October 30, 2012

Asbestos on campus and no one cares

The dumpster where the asbestos was deposited.

The dumpster where the asbestos was deposited.

By Lee Cole–

I don’t know which I find more disconcerting: the fact that there is a huge dumpster full of asbestos next to the Humanities building, or that there is enough asbestos in the buildings on U of L’s campus that removing it takes a nearly a week.

I first noticed the warning signs labeled “asbestos” as I was leaving class last Monday.  Initially, the dumpster itself was covered by a plastic tarp, as though that would somehow protect us.  I had heard that there were large quantities of asbestos on U of L’s campus, but it’s one thing to hear a rumor and quite another to see a giant crane dumping it in a disposal area.

What’s perhaps most alarming is that no one seemed to notice.  Students may have glanced down at the sign and wondered fleetingly where they had heard the word “asbestos” before.  It might’ve been stuck somewhere deep in their brain, having been placed there by one of the countless mesothelioma lawsuit commercials during daytime television.  Ultimately, however, it didn’t cause campus-wide outrage.  That very day, there were students eating bagels and drinking coffee outside within a few feet of a heap one of the world’s most dangerous carcinogens.

While I suppose it’s good that the asbestos is being removed, it leads me to wonder how much asbestos could be found throughout the rest of campus.  A lot of the buildings on campus, excluding the Speed School, were built around the same time and according to the same construction standards.  If there is a considerable amount of asbestos still to be removed in campus buildings, then this would only add to the list of growing concerns about campus structures, after the most recent mold and bedbug incidents.  Asbestos is unseen, however, and isn’t “icky” like mold or bedbugs.  As long as the asbestos remains in the walls, no one will care.  In fact, no one will care if it’s hauled out into a dumpster in the middle of campus (although someone might write an article about it).  But if one sorority girl finds a bedbug or some fuzzy mold in her dorm, you better believe it will be a scandal.  We don’t mind getting cancer slowly over many years, but being grossed out – well, that’s where we draw the line.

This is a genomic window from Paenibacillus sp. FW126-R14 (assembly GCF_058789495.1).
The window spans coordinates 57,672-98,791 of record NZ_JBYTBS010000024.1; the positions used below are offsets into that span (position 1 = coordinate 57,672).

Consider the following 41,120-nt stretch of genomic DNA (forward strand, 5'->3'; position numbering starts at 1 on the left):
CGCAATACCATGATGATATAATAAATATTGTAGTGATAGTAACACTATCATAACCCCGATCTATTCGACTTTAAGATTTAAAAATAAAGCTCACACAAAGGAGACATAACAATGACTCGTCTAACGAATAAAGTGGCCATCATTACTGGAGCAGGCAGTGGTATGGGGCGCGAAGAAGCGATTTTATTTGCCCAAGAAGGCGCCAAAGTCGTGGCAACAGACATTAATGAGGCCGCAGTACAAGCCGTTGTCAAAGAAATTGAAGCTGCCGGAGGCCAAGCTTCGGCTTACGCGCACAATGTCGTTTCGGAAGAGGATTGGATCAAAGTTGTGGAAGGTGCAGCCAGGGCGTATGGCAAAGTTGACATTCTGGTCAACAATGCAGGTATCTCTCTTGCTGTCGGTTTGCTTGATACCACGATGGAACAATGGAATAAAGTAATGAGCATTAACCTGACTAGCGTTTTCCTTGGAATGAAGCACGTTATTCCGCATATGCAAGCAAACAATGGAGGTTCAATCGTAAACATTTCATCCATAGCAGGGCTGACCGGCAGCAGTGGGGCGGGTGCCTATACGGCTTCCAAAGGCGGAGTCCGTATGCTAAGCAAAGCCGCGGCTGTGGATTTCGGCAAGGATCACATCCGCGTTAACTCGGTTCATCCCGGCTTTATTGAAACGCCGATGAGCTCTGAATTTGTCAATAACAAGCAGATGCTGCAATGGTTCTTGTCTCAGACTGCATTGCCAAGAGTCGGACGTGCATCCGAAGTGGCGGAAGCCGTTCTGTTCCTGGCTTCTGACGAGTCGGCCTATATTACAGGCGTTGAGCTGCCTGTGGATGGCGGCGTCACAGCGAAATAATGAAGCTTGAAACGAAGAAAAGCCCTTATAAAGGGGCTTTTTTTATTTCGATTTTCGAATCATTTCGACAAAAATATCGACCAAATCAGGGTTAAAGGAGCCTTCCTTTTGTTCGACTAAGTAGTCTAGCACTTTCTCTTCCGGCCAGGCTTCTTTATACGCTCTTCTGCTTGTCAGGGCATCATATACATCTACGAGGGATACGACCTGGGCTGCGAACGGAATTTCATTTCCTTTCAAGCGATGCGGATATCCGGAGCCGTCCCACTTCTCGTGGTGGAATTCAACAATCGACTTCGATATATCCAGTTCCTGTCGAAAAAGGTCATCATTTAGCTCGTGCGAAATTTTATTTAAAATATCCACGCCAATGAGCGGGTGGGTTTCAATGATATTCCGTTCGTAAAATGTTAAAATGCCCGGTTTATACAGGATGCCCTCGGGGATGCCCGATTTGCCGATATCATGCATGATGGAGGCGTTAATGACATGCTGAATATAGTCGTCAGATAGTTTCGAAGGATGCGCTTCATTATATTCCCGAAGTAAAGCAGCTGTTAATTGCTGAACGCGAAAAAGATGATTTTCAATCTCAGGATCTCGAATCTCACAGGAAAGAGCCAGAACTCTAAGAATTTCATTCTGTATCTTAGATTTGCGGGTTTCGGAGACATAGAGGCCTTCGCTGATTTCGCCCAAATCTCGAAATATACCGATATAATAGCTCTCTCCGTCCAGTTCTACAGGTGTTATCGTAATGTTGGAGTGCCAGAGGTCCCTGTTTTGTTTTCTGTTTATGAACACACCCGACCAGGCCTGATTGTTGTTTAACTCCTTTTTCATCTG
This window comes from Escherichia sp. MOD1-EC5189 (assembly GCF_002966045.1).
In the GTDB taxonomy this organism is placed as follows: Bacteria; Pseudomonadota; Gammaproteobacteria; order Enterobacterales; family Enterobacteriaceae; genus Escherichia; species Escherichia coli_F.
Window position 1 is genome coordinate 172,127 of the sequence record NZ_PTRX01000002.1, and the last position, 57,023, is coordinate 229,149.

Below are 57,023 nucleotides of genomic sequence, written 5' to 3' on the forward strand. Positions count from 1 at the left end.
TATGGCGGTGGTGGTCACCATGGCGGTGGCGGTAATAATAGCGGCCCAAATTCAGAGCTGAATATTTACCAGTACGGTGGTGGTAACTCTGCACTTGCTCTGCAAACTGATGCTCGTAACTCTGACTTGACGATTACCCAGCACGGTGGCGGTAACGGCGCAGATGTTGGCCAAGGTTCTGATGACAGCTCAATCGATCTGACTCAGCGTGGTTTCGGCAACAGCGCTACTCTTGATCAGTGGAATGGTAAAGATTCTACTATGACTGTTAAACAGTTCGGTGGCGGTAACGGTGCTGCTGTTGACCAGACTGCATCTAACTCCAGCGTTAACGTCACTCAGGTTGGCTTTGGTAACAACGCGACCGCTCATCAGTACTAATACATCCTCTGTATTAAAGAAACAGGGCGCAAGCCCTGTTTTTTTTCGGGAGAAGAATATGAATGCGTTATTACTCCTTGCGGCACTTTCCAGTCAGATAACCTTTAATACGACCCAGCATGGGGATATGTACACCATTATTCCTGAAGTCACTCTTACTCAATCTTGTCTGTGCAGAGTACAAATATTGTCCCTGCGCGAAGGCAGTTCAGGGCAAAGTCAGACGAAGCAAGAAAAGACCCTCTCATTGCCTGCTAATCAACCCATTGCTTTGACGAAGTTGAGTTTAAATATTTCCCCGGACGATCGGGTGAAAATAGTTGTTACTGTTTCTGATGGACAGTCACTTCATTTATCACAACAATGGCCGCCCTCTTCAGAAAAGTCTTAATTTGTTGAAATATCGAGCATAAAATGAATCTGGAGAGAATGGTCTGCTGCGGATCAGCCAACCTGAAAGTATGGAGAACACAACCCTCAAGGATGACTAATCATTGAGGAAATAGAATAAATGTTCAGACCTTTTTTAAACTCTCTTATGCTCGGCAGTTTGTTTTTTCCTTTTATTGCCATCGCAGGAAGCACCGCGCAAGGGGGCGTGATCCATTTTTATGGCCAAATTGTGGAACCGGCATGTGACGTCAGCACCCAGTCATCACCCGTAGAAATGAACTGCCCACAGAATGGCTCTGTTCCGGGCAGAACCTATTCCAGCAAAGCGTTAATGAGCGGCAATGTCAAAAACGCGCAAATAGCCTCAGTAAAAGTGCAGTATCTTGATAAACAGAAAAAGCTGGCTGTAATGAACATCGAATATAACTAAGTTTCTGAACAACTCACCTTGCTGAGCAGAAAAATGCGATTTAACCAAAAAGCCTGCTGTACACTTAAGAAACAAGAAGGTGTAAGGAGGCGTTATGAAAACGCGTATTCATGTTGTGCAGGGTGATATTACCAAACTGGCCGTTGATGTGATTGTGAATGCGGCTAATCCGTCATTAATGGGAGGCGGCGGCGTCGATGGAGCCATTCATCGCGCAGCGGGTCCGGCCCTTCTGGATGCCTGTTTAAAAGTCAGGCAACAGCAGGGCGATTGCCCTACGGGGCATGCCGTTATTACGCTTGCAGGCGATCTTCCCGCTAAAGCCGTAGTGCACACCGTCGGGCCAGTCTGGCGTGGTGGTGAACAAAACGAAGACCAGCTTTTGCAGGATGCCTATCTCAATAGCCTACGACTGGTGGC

It should come as no surprise, however.  We live in a culture that is sustained by a rich tapestry of harmful chemicals, from plastics and preservatives to pesticides and petroleum.  Many of them do cause cancer, but this monumental danger to society as a whole has become banal.  On the bright side, maybe the asbestos will kill the mold and the bedbugs.

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